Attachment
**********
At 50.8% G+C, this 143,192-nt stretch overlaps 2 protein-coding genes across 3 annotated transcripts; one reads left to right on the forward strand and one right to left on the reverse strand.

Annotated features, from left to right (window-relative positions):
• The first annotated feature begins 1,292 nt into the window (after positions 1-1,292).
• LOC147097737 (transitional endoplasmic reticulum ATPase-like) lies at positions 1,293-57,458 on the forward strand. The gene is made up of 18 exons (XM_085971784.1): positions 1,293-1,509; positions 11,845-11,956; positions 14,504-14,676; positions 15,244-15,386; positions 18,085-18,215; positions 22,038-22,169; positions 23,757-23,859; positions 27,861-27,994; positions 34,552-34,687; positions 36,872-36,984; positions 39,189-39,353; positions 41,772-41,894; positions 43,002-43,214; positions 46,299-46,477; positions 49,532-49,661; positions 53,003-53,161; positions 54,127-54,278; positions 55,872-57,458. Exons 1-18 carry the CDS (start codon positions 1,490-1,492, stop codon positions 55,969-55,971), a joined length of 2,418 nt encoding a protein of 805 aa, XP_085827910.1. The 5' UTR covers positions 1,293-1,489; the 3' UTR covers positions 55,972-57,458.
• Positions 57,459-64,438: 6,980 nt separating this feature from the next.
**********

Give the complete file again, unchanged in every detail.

At 50.8% G+C, this 143,192-nt stretch overlaps 2 protein-coding genes across 3 annotated transcripts; one reads left to right on the forward strand and one right to left on the reverse strand.

Annotated features, from left to right (window-relative positions):
• The first annotated feature begins 1,292 nt into the window (after positions 1-1,292).
• LOC147097737 (transitional endoplasmic reticulum ATPase-like) lies at positions 1,293-57,458 on the forward strand. The gene is made up of 18 exons (XM_085971784.1): positions 1,293-1,509; positions 11,845-11,956; positions 14,504-14,676; positions 15,244-15,386; positions 18,085-18,215; positions 22,038-22,169; positions 23,757-23,859; positions 27,861-27,994; positions 34,552-34,687; positions 36,872-36,984; positions 39,189-39,353; positions 41,772-41,894; positions 43,002-43,214; positions 46,299-46,477; positions 49,532-49,661; positions 53,003-53,161; positions 54,127-54,278; positions 55,872-57,458. Exons 1-18 carry the CDS (start codon positions 1,490-1,492, stop codon positions 55,969-55,971), a joined length of 2,418 nt encoding a protein of 805 aa, XP_085827910.1. The 5' UTR covers positions 1,293-1,489; the 3' UTR covers positions 55,972-57,458.
• Positions 57,459-64,438: 6,980 nt separating this feature from the next.